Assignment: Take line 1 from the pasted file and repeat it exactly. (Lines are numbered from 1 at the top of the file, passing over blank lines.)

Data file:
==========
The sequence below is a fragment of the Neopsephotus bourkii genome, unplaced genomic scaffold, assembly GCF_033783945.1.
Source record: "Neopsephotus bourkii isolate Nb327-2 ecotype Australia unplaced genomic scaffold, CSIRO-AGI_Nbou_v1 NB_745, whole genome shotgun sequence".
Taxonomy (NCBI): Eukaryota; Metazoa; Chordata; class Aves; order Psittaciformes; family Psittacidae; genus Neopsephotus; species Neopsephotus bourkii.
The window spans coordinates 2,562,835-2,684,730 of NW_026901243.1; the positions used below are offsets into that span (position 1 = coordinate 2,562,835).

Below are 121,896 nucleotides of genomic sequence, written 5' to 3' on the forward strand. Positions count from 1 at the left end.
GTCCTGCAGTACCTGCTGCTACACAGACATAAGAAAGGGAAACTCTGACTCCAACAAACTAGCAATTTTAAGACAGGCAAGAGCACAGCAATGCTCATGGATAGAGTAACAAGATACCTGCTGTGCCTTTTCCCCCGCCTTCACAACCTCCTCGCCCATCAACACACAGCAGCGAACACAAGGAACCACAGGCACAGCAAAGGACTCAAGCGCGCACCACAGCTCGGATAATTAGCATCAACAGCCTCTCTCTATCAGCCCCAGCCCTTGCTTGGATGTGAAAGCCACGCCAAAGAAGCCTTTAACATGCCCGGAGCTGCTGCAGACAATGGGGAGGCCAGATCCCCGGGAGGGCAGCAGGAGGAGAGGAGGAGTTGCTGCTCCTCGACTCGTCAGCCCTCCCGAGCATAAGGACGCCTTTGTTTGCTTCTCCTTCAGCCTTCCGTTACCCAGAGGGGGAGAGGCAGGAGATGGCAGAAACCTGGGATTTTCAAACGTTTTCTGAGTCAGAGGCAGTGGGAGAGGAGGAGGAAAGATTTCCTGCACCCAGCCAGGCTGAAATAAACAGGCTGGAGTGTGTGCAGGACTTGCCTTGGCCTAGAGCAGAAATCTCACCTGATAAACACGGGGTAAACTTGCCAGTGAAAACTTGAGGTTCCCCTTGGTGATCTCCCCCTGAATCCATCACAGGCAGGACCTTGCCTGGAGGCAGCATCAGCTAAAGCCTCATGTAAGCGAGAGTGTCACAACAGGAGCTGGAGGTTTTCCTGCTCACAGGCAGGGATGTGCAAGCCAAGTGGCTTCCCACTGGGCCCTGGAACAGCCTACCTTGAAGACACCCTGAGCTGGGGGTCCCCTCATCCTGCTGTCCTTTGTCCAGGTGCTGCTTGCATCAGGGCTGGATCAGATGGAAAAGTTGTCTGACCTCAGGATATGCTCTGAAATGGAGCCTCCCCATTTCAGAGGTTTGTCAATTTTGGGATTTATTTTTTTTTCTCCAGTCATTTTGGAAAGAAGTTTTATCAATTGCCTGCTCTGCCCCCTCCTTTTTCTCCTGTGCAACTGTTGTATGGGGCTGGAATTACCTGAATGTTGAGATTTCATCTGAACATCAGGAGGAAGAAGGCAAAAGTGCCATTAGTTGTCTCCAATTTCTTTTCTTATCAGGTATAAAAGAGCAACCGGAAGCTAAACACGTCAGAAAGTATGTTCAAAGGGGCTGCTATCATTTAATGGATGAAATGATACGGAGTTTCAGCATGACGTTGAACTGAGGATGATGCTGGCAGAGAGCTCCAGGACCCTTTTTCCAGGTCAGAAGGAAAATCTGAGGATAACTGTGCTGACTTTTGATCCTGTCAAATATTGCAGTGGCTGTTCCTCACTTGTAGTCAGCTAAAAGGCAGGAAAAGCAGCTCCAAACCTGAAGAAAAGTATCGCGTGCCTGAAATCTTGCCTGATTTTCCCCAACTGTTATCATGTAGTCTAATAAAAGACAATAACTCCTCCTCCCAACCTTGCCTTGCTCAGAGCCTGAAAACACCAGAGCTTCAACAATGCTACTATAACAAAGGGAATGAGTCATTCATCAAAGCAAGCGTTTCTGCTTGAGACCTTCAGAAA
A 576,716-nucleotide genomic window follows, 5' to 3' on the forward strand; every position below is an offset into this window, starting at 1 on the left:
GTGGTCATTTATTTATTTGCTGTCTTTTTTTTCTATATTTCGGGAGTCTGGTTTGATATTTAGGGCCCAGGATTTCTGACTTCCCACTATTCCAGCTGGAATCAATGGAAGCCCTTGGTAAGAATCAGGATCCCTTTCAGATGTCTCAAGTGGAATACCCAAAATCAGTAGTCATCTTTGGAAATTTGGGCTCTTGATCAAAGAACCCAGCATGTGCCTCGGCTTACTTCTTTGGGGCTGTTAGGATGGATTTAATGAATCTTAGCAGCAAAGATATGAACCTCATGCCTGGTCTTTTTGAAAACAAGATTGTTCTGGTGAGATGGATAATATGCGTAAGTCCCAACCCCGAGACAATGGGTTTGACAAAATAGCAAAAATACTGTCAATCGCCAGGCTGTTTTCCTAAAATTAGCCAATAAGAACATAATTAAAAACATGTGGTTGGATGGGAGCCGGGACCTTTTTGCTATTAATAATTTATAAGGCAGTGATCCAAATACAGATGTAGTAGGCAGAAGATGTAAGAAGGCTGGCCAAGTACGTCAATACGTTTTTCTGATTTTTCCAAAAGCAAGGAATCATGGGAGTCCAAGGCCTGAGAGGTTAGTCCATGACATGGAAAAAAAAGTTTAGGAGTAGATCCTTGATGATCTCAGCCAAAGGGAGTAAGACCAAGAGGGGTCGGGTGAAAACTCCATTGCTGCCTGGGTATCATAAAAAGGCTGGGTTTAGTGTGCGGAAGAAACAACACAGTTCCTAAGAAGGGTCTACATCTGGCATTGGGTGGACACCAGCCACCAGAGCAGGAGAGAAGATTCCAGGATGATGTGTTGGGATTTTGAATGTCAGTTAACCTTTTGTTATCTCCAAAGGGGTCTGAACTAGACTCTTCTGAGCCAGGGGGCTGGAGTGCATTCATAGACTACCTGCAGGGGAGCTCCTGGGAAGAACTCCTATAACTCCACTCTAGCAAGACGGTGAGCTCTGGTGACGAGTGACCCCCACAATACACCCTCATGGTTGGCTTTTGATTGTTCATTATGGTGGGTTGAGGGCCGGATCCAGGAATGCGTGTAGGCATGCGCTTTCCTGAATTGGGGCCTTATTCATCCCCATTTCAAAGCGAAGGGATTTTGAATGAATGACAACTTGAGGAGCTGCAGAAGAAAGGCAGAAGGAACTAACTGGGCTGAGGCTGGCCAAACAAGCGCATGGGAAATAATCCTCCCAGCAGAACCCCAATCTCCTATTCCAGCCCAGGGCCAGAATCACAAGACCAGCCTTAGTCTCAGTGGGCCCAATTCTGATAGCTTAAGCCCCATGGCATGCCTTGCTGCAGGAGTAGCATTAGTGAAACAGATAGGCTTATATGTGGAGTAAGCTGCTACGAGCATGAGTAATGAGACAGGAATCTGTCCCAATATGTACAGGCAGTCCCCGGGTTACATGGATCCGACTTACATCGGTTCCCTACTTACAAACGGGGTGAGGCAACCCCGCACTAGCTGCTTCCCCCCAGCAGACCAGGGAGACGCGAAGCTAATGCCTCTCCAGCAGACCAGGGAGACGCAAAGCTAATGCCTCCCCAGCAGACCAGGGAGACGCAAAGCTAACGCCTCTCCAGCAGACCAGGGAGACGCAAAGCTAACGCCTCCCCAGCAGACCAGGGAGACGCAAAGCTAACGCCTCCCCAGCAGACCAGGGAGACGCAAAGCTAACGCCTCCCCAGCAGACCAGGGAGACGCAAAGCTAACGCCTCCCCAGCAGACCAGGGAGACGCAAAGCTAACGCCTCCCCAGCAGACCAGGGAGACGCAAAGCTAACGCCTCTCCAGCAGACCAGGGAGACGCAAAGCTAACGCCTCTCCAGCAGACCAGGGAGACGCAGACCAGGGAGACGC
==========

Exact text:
The sequence below is a fragment of the Neopsephotus bourkii genome, unplaced genomic scaffold, assembly GCF_033783945.1.